I cannot tell you the last time I watched so much as an inning of a baseball game, regular season, play-offs or World Series. I can tell you that the last time it really mattered to me was in the fall of 2001, after the towers fell as I watched the Yankee dynasty do the same less than two months later in game seven against the Arizona Diamondbacks.
My first professional sporting event (not including motorcycle races) was a Yankee game at the Stadium. Grandpa Robinson took me. The grass was the greenest I had ever seen. We sat in nosebleed seats in the upper deck on the third base side. The Yankees won 8-3 and Lou Pinella had a big day. I have never forgotten the scenes and senses of that day. The walk to the legendary park. The smell of the concession stand. The green grass. The cheer of the crowd. The Yankee players.
In the fall of 1992, I was in Tallahassee when I was rousted out of a half sleep in my apartment by thunderous cheer. The kind reserved in that place and during that time for Seminole football. Franky Cabrera had just sent a hobbling Sid Bream home to send the Braves to the World Series. A psuedo-dynasty was born. The Braves behind the masterful moundwork of Smoltz, Glavine and Maddux were baseball’s glamour team.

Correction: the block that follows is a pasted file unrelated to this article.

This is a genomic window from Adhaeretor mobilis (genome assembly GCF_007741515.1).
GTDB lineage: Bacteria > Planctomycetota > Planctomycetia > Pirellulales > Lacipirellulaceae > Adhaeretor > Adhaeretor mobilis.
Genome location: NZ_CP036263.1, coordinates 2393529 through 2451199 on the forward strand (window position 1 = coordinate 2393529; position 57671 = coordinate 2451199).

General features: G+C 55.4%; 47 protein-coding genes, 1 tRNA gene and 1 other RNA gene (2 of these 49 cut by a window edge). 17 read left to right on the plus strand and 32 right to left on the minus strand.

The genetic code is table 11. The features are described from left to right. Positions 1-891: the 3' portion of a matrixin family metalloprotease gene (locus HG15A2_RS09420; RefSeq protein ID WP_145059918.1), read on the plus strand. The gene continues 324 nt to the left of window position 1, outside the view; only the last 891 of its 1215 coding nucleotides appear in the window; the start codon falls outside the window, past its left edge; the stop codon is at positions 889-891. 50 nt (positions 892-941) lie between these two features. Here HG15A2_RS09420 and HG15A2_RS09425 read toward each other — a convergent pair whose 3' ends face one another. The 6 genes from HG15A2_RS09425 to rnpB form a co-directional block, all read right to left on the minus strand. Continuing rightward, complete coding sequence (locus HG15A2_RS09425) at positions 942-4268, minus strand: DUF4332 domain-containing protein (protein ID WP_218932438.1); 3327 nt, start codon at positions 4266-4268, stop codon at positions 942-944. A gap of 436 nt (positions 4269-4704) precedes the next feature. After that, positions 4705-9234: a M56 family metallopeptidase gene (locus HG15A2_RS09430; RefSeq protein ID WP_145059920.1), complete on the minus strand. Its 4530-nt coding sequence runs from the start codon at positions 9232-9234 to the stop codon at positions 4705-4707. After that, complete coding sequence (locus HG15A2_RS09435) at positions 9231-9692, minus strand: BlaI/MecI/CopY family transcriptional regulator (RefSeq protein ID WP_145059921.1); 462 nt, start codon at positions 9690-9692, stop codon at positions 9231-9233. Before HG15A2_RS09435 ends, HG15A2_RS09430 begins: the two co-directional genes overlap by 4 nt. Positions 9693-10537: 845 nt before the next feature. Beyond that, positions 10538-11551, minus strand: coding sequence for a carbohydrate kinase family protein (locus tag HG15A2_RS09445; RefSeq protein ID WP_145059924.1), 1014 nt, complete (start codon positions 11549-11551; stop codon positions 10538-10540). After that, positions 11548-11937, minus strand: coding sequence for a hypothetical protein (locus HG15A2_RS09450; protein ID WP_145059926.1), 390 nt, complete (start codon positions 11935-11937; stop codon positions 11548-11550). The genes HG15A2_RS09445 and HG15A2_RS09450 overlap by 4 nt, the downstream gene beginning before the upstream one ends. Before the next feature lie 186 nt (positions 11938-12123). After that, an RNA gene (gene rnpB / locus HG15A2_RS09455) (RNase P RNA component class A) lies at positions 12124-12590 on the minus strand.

In 1996, the Braves took a 2-0 World Series lead to Atlanta. Over the next four games, the Yankee dynasty was born. Long at bats, clutch hitting, selfless professionalism, Mariano Rivera pitching the 8th and John Wetteland pitching the 9th was the formula. The Braves and John Wetteland went quietly into the night.
The rest of the formula remained until game 7 against the Diamondbacks five years later. During that run, the Yankees had something no one else did….Mariano Rivera.
Rivera was the Yankee Closer. Every meaningful game during that five year span, had the same unassailable premise. Be even or up with six or fewer outs to play, watch the outfield fence open as the long, lean and deceptive powerful legs would jog to the mound carrying the stoic face covered by the low slung hat and the magical right arm. It was palpable in both dug-outs, the entire stadium and anywhere the game was broadcast….game over.